Rugby Union: The Bok may stop here

Bedford may be battling for their lives but Rudi Straeuli is determined to lift the Blues. By Tim Glover
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The Independent Online
RUDI STRAEULI is the only man in the world to think so, but he can see similarities between South Africa's World Cup winning side of 1995 and Bedford. That's right, the great Springboks that found the Webb Ellis Trophy at the end of the rainbow nation and little, impoverished Bedford who are up to their scrawny necks in a relegation battle.

Four years ago, Straeuli, a tower block of a man, helped South Africa to their ultimate goal and it requires some trip of the imagination to link Ellis Park, Johannesburg, with Goldington Road, Bedford. "The Springboks were not a great side on paper but there was a special bond between the players and a great mix between the young and the not so young," Straeuli said. "We have a similar thing at Bedford."

But for Straeuli, Bedford might now be history. When Frank Warren and Sports Network invested in the club three years ago, it was transformed, with Geoff Cooke as director of rugby, Paul Turner player-coach and Straeuli as leader of the pack. Nobody could touch them in the second division and promotion to the Premiership became a formality. And that's when the trouble started.

They were promised a bonus for going up but it was not paid. Subsequently, the club saw more bouncing cheques than the Prague Trampoline Federation. Martin Offiah and Jeff Probyn had already gone and Cooke and Turner were also obliged to seek employment elsewhere when Warren's legal bout with the American boxing promoter Don King this year exacerbated Bedford's cash-flow problems. The Blues were singing for their supper.

Then there was one. Had Straeuli left, Bedford, founded in 1886, would have disbanded. As it was the players came very close to walking out. "Warren wasn't very good at explaining his financial problems," Straeuli said. "As director of rugby I was the one to give the bad news and it was a bit like shooting the messenger. It became a question of trust. Whenever the players weren't paid they would issue letters claiming breach of contract. We have a file this thick [indicating about two feet of paperwork] and I told them that adding to it was pointless." Instead the players held a vote and it was 14-11 to carry on. "We would go through the season come what may," Straeuli said. With three games left, only West Hartlepool (whom they play today) are beneath them in the Premiership and it looks as if Bedford's best chance of survival is in the play-offs.

Last week, Warren cut his losses and a new party moved in - Jefferson, Lloyd International. "The new owners have balls," Straeuli said. "To come in at this stage with the side needing to win every game... would you buy Bedford? I don't blame Warren. He's taken a lot of criticism but he could have ducked out earlier. He's a fighter and if people think he's down, they're wrong. He'll be back. Things are more realistic now. We have learnt a dear lesson and it's good that it happened. There's no more extravagance."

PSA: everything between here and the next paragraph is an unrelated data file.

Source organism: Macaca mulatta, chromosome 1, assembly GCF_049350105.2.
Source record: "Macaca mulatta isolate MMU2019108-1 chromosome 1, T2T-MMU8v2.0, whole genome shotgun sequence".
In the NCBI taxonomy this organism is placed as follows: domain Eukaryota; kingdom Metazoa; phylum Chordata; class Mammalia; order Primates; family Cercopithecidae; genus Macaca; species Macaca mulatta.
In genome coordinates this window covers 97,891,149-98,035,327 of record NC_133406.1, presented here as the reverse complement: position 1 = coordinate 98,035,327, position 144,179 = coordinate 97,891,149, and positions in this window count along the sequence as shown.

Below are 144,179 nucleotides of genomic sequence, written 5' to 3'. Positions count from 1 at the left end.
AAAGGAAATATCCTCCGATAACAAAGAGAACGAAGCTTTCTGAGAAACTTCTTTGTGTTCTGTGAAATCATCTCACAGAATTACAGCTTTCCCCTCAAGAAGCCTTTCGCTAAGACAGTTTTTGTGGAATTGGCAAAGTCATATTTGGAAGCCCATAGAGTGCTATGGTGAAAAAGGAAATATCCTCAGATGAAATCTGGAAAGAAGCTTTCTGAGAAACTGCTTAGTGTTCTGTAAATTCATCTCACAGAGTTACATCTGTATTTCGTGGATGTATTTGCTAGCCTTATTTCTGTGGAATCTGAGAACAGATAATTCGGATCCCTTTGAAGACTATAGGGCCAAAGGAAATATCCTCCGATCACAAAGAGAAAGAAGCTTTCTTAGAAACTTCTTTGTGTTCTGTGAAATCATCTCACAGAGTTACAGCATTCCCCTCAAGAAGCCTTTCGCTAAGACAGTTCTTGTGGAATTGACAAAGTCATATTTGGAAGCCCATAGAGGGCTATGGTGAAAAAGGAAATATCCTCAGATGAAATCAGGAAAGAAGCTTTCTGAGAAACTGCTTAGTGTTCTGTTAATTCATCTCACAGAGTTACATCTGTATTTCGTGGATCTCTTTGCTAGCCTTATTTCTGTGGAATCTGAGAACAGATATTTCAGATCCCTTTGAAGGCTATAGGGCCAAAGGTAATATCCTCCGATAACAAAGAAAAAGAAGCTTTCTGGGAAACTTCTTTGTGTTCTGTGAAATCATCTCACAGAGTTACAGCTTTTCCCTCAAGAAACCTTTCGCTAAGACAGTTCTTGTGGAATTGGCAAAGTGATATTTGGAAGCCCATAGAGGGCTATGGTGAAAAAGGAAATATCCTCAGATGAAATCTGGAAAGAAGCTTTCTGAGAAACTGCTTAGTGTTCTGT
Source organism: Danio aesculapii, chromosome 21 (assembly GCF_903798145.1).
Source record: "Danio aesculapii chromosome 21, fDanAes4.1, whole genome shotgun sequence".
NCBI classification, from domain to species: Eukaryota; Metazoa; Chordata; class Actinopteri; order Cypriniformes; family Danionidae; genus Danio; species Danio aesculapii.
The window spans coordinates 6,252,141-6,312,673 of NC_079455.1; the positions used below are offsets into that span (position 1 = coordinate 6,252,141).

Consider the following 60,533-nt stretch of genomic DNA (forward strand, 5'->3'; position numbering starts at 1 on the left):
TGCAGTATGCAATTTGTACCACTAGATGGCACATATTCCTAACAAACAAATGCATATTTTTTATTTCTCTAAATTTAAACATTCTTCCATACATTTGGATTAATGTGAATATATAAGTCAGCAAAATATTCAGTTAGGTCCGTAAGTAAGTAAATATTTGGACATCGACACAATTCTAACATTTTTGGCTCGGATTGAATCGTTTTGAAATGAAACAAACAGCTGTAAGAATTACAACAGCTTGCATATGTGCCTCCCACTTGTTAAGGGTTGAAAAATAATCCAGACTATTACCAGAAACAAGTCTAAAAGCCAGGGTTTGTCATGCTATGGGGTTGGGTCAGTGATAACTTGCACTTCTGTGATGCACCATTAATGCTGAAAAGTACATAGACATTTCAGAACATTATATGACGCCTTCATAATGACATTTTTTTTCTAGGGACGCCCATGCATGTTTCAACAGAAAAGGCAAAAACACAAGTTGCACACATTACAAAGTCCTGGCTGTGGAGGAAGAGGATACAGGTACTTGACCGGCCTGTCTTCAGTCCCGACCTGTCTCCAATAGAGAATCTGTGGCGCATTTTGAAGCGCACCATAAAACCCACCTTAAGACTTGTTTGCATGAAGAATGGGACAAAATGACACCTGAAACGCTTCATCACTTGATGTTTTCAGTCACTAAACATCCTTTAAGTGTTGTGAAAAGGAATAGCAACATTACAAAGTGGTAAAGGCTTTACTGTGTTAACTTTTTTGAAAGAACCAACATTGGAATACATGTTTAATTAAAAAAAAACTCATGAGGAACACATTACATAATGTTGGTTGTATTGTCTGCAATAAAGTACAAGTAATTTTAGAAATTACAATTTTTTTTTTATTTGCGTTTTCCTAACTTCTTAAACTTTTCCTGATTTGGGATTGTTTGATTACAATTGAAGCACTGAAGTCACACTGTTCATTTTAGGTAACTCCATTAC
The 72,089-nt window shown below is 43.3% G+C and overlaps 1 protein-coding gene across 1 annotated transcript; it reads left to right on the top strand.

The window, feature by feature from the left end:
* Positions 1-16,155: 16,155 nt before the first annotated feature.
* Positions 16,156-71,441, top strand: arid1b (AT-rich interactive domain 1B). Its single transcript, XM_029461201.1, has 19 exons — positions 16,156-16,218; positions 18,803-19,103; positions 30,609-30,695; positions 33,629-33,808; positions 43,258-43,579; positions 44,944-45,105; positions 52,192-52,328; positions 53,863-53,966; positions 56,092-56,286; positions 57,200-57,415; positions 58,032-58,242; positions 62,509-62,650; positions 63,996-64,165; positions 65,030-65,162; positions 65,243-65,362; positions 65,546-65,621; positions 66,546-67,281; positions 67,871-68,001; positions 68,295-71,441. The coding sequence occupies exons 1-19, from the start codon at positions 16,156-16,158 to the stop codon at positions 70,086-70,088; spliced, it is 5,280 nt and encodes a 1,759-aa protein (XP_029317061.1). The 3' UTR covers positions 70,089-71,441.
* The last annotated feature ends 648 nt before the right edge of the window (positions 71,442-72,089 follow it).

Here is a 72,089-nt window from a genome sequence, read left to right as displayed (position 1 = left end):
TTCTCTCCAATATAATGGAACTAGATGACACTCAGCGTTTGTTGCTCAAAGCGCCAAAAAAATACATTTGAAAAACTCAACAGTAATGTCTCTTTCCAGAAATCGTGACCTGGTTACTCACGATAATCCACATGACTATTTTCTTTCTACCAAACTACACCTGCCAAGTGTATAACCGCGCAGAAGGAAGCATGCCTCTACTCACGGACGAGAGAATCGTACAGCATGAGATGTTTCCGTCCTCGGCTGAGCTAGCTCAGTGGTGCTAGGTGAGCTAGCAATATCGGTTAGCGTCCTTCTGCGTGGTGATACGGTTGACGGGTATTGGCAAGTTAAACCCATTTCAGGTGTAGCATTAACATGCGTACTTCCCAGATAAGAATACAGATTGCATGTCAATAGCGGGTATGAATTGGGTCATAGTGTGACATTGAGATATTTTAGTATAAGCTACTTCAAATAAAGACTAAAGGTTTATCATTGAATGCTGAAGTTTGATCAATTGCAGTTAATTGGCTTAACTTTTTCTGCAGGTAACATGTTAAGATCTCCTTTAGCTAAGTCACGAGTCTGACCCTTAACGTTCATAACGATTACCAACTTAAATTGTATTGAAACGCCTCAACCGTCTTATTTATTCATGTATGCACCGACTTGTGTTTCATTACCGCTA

Straeuli is sitting in the Portakabin that is his office, and he has no budget to work with. Born in Pretoria 36 years ago, he trained as a lawyer before becoming a back-row forward in the Transvaal. South Africa's exclusion because of apartheid took 10 years out of his career and his father, a lawyer, advised him to become "an international person".

Straeuli had a spell with Penarth and also played in Italy before returning to South Africa where he worked with the great Kitsch Christie. Before joining Bedford, Straeuli had a foretaste of professional rugby, having to deal with Louis Luyt, then head of Sarfu, in controversial TV deals involving Packer and Murdoch. "Money was thrown at us but we had to be on duty from 6am to 10pm."

After winning the World Cup, the players shared a trust fund and financial independence is one of the reasons why Straeuli has not left Bedford. He and his family rent a farmhouse (the wildlife doesn't quite compare with the giraffe, zebra and antelope that inhabit his father's game farm back home) and there is no mortgage to pay.

"I seem to be the only one who is not worried about a contract," said Straeuli, who becomes a free agent next month. "I feel very sorry for some of the younger players who have bought houses. I have worked 36 years for my name in rugby. I can never promise what I can't deliver. My goal is the survival of the club and to help the players get their money. I have given blood, sweat and tears. I feel a lot for this place, the players, the tradition of the club and the supporters. All deserve much better."

Against all the odds, Bedford played some great rugby and have very little to show for it. When they lost at Newcastle in January, conceding two tries in injury-time, the coach broke down on the return journey. They were stranded on the motorway and didn't get home until 6am. "Scott Murray was flat out on the back seat and this is an international player. It was as if we were back in the old amateur days."

Bedford have already lost the dynamic Samoan Junior Paramore to Gloucester and offers are pouring in for Murray. "When I look into his eyes I see so much energy, so much potential. He needs to be protected more. I'm trying desperately hard to keep him. The new owners should make a statement and ensure that he stays."

Straeuli's contract finishes next month. Will he stay? "If they want me. I don't think I'd join any other club. In adversity we have started to look after each other. We've had to dig deep and there's something special there. There's also great potential in the area, as long as we remain a club and not a franchise. I'll be very disappointed if it doesn't work out for us. It's become an obsession."

Memo to whom it may concern: New contract for Mr Straeuli, the Bedford coach that has not broken down.